In retirement, Dr. Galinski plans to stay active enjoying time with family and friends, reading voraciously – for pleasure, and nurturing new hobbies. She will also follow the scientific productivity and successes of the next generation of leading malaria scientists. In 1992, she founded the Malaria Foundation International (MFI), and she has undertaken numerous advocacy and leadership roles throughout her career to help ensure focused attention on this disease and important research advances. The MFI's mission has been to facilitate the development of solutions to the health, economic and social problems caused by malaria. Consistent with this mission, Dr. Galinski recently helped establish MFI Legacy Travel Awards to support the career development of junior-level malaria scientists. These travel award opportunities will be announced later in 2023, in partnership with the American Society of Tropical Medicine and Hygiene.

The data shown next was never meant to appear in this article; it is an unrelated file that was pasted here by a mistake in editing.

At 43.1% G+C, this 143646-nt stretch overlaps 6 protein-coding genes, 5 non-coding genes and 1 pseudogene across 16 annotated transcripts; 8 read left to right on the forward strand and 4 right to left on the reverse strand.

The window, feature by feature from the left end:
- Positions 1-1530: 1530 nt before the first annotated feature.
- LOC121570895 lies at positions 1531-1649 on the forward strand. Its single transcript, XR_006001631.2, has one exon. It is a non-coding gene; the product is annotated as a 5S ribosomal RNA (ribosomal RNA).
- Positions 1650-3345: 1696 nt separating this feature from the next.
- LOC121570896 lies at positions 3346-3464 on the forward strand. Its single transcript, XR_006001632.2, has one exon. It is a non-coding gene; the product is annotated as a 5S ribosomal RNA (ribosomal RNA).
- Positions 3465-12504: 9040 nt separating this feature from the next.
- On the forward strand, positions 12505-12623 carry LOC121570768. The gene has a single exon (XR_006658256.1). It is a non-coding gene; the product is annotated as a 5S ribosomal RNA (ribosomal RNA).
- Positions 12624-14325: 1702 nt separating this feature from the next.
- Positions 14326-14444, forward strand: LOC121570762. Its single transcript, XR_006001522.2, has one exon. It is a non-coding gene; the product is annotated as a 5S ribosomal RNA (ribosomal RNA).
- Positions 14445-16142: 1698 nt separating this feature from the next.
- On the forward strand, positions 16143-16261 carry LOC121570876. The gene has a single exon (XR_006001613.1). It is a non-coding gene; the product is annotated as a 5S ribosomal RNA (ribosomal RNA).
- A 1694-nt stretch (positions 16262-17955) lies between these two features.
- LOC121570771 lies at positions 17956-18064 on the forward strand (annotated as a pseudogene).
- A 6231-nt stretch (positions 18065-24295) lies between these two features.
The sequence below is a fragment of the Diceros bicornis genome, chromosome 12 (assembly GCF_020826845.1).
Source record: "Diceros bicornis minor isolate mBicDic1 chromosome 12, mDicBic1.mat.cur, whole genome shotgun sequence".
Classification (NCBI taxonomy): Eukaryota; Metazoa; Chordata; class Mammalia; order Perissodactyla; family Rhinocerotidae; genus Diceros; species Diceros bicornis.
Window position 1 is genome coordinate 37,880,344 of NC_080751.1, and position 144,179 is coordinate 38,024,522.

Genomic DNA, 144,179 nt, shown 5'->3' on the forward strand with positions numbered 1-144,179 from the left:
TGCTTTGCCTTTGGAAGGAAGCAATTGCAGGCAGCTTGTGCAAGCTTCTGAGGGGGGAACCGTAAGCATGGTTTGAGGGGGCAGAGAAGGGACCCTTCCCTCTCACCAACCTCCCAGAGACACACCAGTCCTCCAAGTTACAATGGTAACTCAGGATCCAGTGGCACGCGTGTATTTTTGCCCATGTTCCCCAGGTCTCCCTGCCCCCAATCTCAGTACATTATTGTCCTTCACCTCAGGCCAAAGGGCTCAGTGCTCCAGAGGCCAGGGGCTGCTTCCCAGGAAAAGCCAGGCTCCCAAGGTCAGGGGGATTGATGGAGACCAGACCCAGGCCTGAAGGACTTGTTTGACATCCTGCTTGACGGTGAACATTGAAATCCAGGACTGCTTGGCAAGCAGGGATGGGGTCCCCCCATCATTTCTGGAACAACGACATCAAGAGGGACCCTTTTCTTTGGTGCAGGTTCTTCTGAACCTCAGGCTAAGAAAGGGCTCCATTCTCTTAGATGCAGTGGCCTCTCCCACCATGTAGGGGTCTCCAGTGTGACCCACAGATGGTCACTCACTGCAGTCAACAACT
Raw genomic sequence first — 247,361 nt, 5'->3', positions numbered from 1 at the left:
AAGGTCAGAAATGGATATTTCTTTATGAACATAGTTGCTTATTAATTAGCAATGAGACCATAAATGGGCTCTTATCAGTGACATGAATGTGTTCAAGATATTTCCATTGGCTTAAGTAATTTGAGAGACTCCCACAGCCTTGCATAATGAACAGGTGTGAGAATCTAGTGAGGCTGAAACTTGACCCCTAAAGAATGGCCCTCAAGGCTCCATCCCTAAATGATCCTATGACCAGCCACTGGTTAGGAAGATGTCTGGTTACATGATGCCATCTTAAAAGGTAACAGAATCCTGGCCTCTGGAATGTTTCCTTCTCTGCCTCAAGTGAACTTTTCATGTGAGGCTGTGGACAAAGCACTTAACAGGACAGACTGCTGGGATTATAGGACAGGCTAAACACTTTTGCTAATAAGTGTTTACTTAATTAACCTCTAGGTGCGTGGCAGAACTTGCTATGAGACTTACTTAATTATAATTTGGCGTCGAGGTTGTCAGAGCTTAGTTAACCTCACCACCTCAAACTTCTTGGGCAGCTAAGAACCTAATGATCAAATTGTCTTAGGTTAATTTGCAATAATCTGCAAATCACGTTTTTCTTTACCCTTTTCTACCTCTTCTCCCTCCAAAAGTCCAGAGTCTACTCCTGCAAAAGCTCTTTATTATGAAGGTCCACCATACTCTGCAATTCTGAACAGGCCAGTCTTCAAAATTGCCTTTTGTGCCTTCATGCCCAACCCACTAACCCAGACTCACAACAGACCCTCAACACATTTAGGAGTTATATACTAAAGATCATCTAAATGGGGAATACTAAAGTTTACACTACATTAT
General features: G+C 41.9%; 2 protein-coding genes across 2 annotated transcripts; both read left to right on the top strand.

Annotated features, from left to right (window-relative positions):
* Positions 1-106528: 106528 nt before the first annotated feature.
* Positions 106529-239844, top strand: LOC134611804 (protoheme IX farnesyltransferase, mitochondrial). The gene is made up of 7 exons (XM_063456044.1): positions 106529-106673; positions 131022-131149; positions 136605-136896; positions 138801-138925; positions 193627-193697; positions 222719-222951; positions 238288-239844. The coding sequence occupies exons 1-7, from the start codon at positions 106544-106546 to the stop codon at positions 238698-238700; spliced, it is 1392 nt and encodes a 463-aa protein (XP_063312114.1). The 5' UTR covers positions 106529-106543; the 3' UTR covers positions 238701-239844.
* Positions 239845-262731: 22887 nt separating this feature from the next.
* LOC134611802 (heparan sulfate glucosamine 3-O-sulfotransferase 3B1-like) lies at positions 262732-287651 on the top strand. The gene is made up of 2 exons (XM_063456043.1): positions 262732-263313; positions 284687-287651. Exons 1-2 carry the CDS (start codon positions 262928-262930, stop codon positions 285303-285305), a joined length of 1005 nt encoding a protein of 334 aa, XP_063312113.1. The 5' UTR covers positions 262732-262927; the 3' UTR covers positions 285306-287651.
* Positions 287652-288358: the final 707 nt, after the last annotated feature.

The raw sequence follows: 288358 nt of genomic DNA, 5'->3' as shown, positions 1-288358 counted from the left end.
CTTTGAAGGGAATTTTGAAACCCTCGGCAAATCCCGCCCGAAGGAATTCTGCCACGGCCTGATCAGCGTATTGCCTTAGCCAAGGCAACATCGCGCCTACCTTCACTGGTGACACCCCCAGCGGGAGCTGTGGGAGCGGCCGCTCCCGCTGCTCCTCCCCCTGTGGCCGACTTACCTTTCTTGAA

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The Robert W. Woodruff Health Sciences Center of Emory University is an academic health science and service center focused on missions of teaching, research, health care and public service. Its components include the Emory University School of Medicine, Nell Hodgson Woodruff School of Nursing, and Rollins School of Public Health; Emory National Primate Research Center; Winship Cancer Institute of Emory University; and Emory Healthcare, the largest, most comprehensive health system in Georgia. Emory Healthcare includes: The Emory Clinic, Emory-Children's Center, Emory University Hospital, Emory University Hospital Midtown, Wesley Woods Center, and Emory University Orthopaedics & Spine Hospital. The Woodruff Health Sciences Center has a $2.5 billion budget, 17,600 employees, 2,500 full-time and 1,500 affiliated faculty, 4,700 students and trainees, and a $5.7 billion economic impact on metro Atlanta.